The writers also name him: The “son of God.”  Which, among other things, means he is the image of the God otherwise invisible to all.  He shows us God bodily.  In Jesus we see what God most wants us to see and understand about God.

Here is a fact: This Jesus, son of humanity and son of God, was not an angry bearer-of-human-being, nor was he an angry-bearer-of-the-Godhead in bodily form.  Jesus was not angry.  He did become angry, at times, which I’ll come to (in my next post), but if you read his story, walk with him in his Spirit, and call to mind all the words that might express who he was/is, how he was/is, the way he did whatever he did/does, “angry” will not be on the list.   I am sure this is indisputable!

It is also remarkable!  Jesus—God in flesh, like no other, holy, righteous, true, good, and pure—walked into a world that had been ruined, compared to what God had in mind, and had become a shadow of its former glory, and Jesus was not an angry person.  He was holy but not angry.

Then consider this: Jesus was able to discern all that was wrong with people and the world.  He needed no one to tell him what was happening with any human person, but was alert to exactly all the ways what was wrong was wrong.  Jesus was able to imagine with precision all the damage that would follow from every evil occurring when it occurred.  Still Jesus was not an angry person.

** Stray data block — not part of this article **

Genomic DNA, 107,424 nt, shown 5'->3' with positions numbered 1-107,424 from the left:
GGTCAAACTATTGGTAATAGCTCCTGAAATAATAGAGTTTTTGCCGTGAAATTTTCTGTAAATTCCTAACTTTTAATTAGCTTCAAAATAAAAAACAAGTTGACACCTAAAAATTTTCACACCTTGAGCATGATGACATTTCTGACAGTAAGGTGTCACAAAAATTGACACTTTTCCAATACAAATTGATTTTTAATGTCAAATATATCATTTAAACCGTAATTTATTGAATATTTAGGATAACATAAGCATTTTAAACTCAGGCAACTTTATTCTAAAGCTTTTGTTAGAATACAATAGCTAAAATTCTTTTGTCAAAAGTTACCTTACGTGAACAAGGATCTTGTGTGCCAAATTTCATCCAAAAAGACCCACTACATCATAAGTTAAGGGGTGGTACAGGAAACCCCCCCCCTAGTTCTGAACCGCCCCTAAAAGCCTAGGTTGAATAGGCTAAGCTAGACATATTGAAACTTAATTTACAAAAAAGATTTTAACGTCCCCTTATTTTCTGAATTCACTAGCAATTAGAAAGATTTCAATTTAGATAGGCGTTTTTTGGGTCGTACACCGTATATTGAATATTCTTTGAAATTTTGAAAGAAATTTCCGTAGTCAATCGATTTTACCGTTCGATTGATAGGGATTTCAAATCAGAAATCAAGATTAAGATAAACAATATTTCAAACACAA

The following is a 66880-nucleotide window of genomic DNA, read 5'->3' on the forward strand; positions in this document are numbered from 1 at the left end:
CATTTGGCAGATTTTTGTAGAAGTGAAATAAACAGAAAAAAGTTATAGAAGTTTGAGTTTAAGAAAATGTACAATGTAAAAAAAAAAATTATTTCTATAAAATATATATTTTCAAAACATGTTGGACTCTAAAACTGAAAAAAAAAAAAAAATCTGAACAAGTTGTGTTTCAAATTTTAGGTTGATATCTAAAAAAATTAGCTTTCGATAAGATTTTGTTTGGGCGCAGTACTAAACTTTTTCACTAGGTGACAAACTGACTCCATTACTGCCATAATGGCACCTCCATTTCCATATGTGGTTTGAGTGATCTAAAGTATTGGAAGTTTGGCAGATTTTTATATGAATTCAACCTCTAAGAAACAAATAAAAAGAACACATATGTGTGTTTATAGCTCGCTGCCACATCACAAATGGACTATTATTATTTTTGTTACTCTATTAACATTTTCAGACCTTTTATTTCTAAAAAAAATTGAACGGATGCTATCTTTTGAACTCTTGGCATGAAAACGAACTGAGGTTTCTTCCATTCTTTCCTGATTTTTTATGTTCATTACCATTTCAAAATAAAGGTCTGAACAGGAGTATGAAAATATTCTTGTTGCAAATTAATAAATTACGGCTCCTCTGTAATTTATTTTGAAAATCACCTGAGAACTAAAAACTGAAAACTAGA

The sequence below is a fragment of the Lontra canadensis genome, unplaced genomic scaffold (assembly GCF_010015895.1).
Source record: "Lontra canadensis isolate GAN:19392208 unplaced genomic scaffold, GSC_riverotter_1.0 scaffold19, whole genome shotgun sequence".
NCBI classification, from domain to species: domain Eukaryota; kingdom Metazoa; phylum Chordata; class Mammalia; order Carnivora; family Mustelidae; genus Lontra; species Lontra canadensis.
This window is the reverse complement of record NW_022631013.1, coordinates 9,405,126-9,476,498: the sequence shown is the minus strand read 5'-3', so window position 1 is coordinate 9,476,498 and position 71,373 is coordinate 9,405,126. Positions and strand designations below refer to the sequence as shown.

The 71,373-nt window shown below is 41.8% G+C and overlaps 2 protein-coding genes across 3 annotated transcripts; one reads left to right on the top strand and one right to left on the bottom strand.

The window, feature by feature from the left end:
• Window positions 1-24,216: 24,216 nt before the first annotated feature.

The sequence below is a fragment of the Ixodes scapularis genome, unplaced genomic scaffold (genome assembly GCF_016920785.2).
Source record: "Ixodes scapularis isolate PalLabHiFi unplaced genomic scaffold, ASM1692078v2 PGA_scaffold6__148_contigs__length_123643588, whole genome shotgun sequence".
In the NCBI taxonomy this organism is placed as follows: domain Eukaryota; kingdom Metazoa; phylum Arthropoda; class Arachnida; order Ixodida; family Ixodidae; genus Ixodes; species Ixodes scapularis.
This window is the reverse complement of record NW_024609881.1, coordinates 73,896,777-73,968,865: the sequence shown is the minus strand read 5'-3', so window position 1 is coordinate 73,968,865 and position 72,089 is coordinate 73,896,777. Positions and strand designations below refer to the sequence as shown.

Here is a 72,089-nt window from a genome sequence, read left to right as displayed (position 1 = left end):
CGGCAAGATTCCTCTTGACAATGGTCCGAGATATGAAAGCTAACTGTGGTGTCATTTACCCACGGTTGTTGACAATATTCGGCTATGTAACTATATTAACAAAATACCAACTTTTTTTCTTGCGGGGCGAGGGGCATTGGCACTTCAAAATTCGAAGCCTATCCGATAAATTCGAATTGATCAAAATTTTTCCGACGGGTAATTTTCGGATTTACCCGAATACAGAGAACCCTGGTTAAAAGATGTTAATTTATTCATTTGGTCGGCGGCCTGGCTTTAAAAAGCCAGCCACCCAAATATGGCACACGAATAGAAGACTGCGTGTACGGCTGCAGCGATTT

Disturbingly, however, many of his followers are just the opposite: they are angry but not holy.  The one most holy (who might deserve to be) was not angry, and some followers—habitually angry—are not holy.

Followers of Jesus profess to love Jesus, commit to him as the way, the truth and the life, trust him for their eternal well-being, and are called to be like Jesus.  They must therefore refuse to be angry for long, when they become angry, and must flee the anger that stalks their souls and, in these days, our land.   If for no other reason than the Jesus they say they love and follow was not an angry person.

Jesus was a loving person.  And loving persons are not angry persons.  Loving persons can become angry, to be sure, but anger does not control or define them.  In fact, the more deeply and characteristically they love, in the Jesus way, the less angry they will be and the less anger as such has a hold on their lives.  Jesus embodied extraordinary, self-sacrificing love.  His loving self-sacrifice became the ultimate disclosure of the one true God.  For that reason, followers of Jesus cannot be angry people, but must follow their Master and Leader out of and away from their anger.

Jesus teaches them another way to respond to the people and the circumstances that can make them angry people.  In the next post, we will explore this other way.